The challenge facing utilities is how to identify and cost-effectively respond to these individual learning needs. Certainly it is both impracticable and cost-prohibitive for a utility to assume the responsibility for designing formal training programs to meet such a disparate variety of individual needs. How, then, is a utility to respond? We suggest the concept of self-directed learning (SDL) is a viable option.
By SDL we mean:
A process by which individual employees take the initiative in diagnosing their own learning needs, formulate their own learning goals, identify resources for learning, choose and implement an appropriate learning strategy and evaluate their own learning outcomes.
SDL complements sponsored training programs by enabling employees to fill in their individual “learning voids.” The employee identifies areas where skills have been forgotten, skill proficiencies are inadequate, or there are new things to learn. With SDL, the learner drives the learning and is responsible for designing, planning and conducting his own learning.
Let’s look at an example of how SDL might work at a gas utility. A Gas Engineer with four years of experience in distribution design work is assigned to work as a Project Manager (PM). Since this is the Gas Engineer’s first experience with project management, his company has provided him with formal Project Management training. In addition, the utility assigns the PM an SDL Coach who knows his background and is familiar with project management work. The SDL Coach meets with the PM to assess his new workload and experience. Subsequent to this meeting the PM, with input from the SDL Coach, identifies the following topics he would like to learn more about:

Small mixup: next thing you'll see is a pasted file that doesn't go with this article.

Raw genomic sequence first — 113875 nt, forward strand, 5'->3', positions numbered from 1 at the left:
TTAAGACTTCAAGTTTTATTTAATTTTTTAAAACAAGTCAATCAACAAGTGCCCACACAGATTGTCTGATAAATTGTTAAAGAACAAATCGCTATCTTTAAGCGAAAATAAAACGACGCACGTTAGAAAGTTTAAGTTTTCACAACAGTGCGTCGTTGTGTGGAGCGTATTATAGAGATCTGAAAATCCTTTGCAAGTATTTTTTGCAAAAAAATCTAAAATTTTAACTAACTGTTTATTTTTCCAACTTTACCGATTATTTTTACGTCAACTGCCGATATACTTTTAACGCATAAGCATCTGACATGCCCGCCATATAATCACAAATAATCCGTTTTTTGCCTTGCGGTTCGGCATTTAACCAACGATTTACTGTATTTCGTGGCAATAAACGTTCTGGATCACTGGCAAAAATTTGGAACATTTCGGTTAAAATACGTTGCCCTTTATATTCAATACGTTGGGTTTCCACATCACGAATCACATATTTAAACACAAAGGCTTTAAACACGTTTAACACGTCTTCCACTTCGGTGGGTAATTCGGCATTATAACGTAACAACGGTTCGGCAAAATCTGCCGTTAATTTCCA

- Spend time with, and shadow other more experienced PMs.
- Brush up on the use of MS Project software.
- Develop negotiation skills.
- Get some training and experience in public speaking.